Practice These Principles
Living the Spiritual Disciplines and Virtues in 12-Step Recovery


Listing does not imply endorsement of content. It is included only for what useful purpose it
might serve, as noted. As in the rooms, we can take what we want and leave the rest.

At the Theater 

The off-Broadway production of “Bill W. and Dr. Bob” ended
its run at the Soho Playhouse in NYC 05/04/14 after 11 months, 250 shows, and 30K
attendees. Read Ray's mini-review in "Blog," posted Sept. 21, 2013. Check play's website
from time to time for new stagings, most recent of which were in NYC 01/08 - 01/30/16
and Austin 02/02 - 02/07/16.  

For an unusual collection of 72 photos of Bill W. and Lois, please click on
  For story behind them, click on NYT Lens   Fellowship for Performing Arts, “C.S. Lewis on Stage:
The Most Reluctant Convert,”
 02/10 – 04/02/17, at The Pearl Theater in NYC. Those of us drunks who were also atheists will identify with Lewis’ reluctance to take what we call Step 2 and come to believe. Reading him 12 years after coming to AA was a turning point in my own recovery.
 Fellowship for Performing Arts, C.S. Lewis, “The Screwtape Letters,” 11/15 – 11/27/16, at The Pearl Theater in NYC; 12/08/16 – 01/07/17 in London.  Fellowship for Performing Arts, "Martin Luther on Trial,12/02/16 –01/29/17, at The Pearl Theater in NYC. 

Alcoholics Anonymous

Why We Were Chosen” is the text of an excerpt from a longer address delivered by Judge John T. on the 4th Anniversary of the Chicago Group, October 5. 1943. The text has been published as a pamphlet by many AA groups ever since. It is inspired by 1 Corinthians 1:26-31, where it is written that “God chose” not the wise, the influential, the noble, or the strong but “the foolish . . . the weak . . . the lowly . . . the despised things of this world . . .” to be the channel of his grace. – Stepping Stones, the historic home of
Bill and Lois Wilson. Click here for National Historic Landmark plaque. – Search through BB and 12&12 and locate passages on any topic.
Excellent tool for zeroing in on a particular principle like acceptance or honesty and seeing
everything the two basic texts have to say about it. Can even click on a dictionary link for 
a word's definition, together with synonyms and etymology. – AA history in unparalleled collection
of photos, in this and the following sites: – “Let’s Ask Bill,” organized by topic.
Brings together letters, articles, and other writings of Bill W. not found in a single place
elsewhere. – Full text of “The Next Frontier: Emotional Sobriety,”
Bill W.’s 1958 Grapevine article referenced in PTP pp. 58–65, his only piece on the subject. – Most comprehensive site on AA history. Named after Dr. William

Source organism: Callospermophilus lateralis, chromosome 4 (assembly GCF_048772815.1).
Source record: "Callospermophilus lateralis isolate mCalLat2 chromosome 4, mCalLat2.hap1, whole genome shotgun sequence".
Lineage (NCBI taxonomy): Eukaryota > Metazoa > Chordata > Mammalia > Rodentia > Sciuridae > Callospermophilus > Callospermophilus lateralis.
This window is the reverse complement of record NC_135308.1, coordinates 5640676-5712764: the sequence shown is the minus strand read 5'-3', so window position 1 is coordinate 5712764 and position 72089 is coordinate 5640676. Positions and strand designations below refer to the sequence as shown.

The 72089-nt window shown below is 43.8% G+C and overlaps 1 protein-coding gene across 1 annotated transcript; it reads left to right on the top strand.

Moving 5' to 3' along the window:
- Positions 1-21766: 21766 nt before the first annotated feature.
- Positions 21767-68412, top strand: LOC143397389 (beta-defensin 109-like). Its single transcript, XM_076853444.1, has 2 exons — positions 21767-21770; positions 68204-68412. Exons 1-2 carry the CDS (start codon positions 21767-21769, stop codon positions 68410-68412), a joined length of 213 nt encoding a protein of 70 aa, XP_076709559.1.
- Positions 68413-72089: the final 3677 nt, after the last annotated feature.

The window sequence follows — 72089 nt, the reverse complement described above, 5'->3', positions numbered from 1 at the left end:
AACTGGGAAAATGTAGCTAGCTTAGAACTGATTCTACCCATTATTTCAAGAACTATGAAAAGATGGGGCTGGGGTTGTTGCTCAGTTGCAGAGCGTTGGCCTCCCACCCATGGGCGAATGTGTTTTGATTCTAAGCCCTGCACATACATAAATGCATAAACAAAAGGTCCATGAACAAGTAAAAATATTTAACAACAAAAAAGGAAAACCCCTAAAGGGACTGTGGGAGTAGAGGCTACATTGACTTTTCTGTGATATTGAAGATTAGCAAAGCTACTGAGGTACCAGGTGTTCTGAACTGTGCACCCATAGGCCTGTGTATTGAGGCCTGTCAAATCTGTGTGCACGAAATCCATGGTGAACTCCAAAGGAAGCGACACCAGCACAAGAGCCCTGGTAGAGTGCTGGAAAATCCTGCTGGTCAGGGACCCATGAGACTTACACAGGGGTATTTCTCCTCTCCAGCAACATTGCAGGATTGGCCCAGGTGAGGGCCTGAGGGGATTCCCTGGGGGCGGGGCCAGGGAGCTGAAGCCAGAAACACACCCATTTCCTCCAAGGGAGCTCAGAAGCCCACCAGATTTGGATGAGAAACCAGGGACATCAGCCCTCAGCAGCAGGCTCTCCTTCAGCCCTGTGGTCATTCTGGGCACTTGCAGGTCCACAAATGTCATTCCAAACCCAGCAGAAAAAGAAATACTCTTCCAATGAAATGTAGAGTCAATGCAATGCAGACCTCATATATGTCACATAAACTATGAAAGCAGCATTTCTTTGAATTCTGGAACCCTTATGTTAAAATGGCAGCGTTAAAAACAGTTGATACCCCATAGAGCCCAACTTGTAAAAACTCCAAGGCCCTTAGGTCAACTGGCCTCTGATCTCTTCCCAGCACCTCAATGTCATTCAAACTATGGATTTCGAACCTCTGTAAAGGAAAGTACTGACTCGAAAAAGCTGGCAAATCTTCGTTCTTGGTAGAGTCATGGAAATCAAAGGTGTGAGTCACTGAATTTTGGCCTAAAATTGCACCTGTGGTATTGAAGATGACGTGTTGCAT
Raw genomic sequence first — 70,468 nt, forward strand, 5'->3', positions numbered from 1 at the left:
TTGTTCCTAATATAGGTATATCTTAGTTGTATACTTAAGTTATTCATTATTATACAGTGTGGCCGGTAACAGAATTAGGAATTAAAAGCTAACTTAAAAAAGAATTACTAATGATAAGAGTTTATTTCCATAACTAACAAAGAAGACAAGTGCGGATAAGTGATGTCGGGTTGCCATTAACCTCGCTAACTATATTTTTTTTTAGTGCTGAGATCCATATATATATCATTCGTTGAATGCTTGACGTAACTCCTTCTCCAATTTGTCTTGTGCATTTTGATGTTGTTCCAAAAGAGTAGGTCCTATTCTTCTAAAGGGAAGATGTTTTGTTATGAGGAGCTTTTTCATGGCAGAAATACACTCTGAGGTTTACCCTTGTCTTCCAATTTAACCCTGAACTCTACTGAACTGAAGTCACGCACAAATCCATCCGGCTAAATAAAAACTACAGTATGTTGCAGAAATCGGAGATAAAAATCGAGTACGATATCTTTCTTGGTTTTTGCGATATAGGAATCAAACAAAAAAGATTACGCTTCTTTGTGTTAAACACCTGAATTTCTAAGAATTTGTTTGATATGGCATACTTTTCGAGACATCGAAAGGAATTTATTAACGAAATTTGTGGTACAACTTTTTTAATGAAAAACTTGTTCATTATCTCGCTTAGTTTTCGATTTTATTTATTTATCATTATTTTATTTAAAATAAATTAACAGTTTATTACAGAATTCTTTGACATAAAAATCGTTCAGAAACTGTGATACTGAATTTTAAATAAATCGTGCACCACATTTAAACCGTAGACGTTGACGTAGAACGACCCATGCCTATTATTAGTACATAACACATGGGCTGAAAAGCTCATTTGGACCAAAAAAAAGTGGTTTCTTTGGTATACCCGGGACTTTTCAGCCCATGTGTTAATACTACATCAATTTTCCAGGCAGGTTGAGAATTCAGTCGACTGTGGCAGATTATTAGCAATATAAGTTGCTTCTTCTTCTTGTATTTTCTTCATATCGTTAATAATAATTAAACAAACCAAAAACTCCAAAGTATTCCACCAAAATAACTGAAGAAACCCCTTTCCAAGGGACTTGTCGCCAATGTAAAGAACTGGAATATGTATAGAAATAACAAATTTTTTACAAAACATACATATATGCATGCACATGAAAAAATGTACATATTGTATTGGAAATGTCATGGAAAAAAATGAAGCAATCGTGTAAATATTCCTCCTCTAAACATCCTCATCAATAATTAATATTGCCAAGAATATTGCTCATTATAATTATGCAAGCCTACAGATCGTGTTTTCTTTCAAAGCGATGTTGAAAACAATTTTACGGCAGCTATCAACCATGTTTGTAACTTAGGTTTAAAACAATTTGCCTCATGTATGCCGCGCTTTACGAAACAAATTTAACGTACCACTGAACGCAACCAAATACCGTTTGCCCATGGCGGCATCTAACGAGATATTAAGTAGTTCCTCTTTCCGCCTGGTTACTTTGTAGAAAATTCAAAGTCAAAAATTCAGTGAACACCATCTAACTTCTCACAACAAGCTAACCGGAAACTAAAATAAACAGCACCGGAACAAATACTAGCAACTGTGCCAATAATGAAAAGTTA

Silkworth, director of hospital where Bill W. had his spiritual experience, and author of
“The Doctor’s Opinion” in the BB.

Other 12-Step Recovery – Twelve principles, one for each of the 12
Steps, presented in the context of eight religious traditions, including Buddhism,
Christianity, Islam, and Judaism.

Philosophy, Religion, Psychology, Science

Humility and Sports.” Philosopher Michael W. Austin on one of the principles (humility) and one of the affairs (sports) in which it can be practiced (Psychology Today, 03/27/17).

“Selfishness, Stoicism, and Epicureanism: A Philosophical Flaw,” blog posted in Psychology Today 11/13/16 by Michael Austin. We can learn some good principles from Stoicism, such as acceptance and detachment. Carried to extremes, however, the good of detachment can turn into the evil of indifference and selfishness. 

The Mental Virtues,” David Brooks’ review of some virtues of the mind (NYT 08/29/14).
Rare for a newspaper. Useful Step 10 tool. See “Intellectual Virtues in Recovery,” in “Ray’s
Book Reviews.” – Self-examination (Steps 4–10) is central to the AA
way of life, and Socrates in the City: Conversations on the Examined Life, can sometimes
help to shed spiritual light on a discipline going back 2,500 years. Featuring notable
thinkers and writers from a variety of fields and traditions, this monthly forum fosters
dialogue on “Life, God, and other small topics.” Some events can be watched on video.

At the Public Level

The Lawyer, the Addict.” Too smart for his own good, a high-powered attorney works, drinks, and drugs himself to death (NYT, 07/15/17).

The Fantasy of Addiction.” Journalist Peter Hitchens critiques the disease concept of addiction, in First Things, February 2017. “Drunk on Heresy,” his readers’ response, in “Letters,” First Things, April 2017.

Bill Wilson’s Gospel.” New York Times columnist David Brooks reflects on AA and why it works where more “scientific” and socially-engineered programs fail (NYT 06/28/10).

Alcoholics Anonymous, Without the Religion.” A movement of agnostics, atheists, and
freethinkers within AA claiming 150 “secular” groups nationwide holds its first “We
Agnostics and Freethinkers International A.A. Convention” (NYT 02/21/14).

Hired Power: Recovery as a Commodity. Trading the "spiritual angle" for a business one,
so-called “sobriety coaches” sell their services to the affluent (NYT 06/21/14).

Challenging the Second “A” in AA. NYT reporter breaks his anonymity and argues AA should
abandon the principle (NYT 05/06/11).

Mea Culpa.” Thanks to Oxford Group (aka Moral Rearmament and Initiatives for Peace),
man who thought himself religious has spiritual awakening, admits to torture and murder,
and makes amends (NYT 04/17/10).


Practice These Principles Group, Riverside PA
[Not affiliated with the book PTP. Photos reprinted with permission.]